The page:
New Reports Detail Bird Flu Impact on U.S. Economy
By Maggie Fox, Health and Science Correspondent
WASHINGTON — A pandemic of bird flu could cause a serious recession of the U.S. economy, with immediate costs of between $500 billion and $675 billion, according to two estimates released on Thursday.
Both assume the H5N1 avian influenza now destroying flocks of poultry across Asia and parts of Europe makes the jump into humans and causes serious disease.
So far, H5N1 has killed 69 people and infected 135, but world health experts say it is very close to mutating into a form that easily passes among people.
If it does, it would likely closely resemble the 1918 pandemic strain of flu that killed anywhere between 20 million and 100 million people during World War I, both reports say. This means 30 percent of the population would be infected and more than 2 percent would die, the report from the Congressional Budget Office presumes.
"Further, CBO assumed that those who survived would miss three weeks of work, either because they were sick, because they feared the risk of infection at work, or because they needed to care of family or friends," the report reads.
"In addition to workers’ absences, many businesses (such as restaurants and movie theaters) would probably suffer a falloff in demand because people would be afraid to patronize them or because the authorities would close them."
Doctor’s offices and hospitals would be overcrowded, the CBO predicts.
"Currently, the United States has approximately 970,000 staffed hospital beds and 100,000 ventilators, with three-quarters of them in use on any given day. As a result, shortages could occur in critical areas such as ventilators, critical care beds, and drugs to treat secondary infections," the report reads.
HOSPITALS SPREADING INFECTION
Hospitals would have difficulty controlling infection and might become sources for spreading the illness, the CBO said — a fear echoed by another group, the National Center for Policy Analysis .
A second report from New Jersey based WBB Securities LLC estimated 35 percent of the population would become ill and 5 percent would die.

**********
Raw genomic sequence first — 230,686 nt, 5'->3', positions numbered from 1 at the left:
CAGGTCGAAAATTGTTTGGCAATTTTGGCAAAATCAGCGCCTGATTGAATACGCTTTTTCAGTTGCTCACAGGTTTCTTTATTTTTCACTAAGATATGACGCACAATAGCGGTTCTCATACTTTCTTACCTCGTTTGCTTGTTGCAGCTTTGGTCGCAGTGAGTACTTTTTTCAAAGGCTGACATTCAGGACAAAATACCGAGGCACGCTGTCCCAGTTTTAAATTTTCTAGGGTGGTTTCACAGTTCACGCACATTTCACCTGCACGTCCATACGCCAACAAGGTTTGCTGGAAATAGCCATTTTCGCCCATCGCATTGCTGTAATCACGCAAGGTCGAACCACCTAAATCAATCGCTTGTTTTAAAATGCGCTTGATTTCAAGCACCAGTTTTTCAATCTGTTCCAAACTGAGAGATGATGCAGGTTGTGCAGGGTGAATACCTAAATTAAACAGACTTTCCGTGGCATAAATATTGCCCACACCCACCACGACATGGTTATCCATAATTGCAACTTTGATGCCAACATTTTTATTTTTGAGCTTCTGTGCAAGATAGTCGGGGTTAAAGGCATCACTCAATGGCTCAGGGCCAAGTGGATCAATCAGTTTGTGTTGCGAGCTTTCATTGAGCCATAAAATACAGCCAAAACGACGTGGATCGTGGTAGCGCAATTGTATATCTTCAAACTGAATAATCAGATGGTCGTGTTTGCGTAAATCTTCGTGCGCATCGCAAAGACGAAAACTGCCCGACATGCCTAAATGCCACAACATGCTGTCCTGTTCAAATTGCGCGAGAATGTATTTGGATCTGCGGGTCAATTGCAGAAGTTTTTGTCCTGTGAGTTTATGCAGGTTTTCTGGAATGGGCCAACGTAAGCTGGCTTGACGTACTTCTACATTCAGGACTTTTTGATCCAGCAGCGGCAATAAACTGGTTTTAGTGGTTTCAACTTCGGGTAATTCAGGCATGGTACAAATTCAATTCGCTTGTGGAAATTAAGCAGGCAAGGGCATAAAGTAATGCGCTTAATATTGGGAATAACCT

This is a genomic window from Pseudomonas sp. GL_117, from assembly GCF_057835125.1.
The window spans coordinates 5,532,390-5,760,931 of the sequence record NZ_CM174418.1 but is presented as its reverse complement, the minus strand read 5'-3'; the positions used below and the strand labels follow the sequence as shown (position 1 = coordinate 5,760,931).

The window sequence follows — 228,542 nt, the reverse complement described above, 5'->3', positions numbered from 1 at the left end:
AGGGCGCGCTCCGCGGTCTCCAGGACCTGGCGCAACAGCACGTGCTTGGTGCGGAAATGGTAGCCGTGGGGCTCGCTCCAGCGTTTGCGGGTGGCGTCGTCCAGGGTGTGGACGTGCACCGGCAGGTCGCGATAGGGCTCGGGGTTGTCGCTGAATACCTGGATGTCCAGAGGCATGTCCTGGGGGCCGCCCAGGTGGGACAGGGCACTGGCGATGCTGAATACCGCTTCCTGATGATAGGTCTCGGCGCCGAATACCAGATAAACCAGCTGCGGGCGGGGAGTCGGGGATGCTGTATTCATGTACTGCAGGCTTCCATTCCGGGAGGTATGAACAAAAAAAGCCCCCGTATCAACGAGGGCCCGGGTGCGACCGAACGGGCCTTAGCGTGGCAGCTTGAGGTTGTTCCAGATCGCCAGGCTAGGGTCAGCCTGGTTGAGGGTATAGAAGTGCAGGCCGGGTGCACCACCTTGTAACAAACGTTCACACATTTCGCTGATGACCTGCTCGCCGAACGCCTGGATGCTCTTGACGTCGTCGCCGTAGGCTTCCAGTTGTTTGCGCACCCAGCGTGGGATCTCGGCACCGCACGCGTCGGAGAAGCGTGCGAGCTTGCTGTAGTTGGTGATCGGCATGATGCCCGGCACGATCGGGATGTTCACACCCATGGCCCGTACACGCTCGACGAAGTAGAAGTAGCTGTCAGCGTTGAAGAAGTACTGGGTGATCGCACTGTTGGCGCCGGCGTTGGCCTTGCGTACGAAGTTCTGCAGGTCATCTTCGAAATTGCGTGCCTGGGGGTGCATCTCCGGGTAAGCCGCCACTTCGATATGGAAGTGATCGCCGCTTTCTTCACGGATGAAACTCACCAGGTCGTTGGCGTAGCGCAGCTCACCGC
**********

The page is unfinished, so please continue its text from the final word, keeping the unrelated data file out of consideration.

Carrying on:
It predicts a one-year economic loss of $488 billion and a permanent economic loss of $1.4 trillion to the U.S. economy.
"If the influenza affected humans at the same level of virulence as the current H5N1 strain, practically all patients would require hospitalization, which would result in a shortage of some 6.5 million hospital beds per day during the pandemic," the WBB report reads.
"Police, fire, sanitation and other critical service providers will be strained with short staff and overtime work, which will impact municipal and state budgets," it adds.
"There may even be civil disturbances caused by people who either believe they can take advantage of the situation or who feel they have little chance of survival so they may as well enjoy themselves while they can."
The reports support other predictions that have been made about the potential effect on the U.S. economy. The World Bank has predicted a pandemic could cost the global economy $800 billion a year.
U.S. President George W. Bush released a $7.1 billion bird flu plan in November but Congress has yet to fund it. Senate Majority Leader Bill Frist said he hopes for legislation before the recess this month, but many conservatives are afraid the deficit is already too big and want to make cuts to pay for the spending.
One part of the plan involves building stockpiles of influenza drugs, which would not provide a cure but which might help make the most vulnerable patients less ill.
(Additional reporting by Richard Cowan and Susan Heavey in Washington)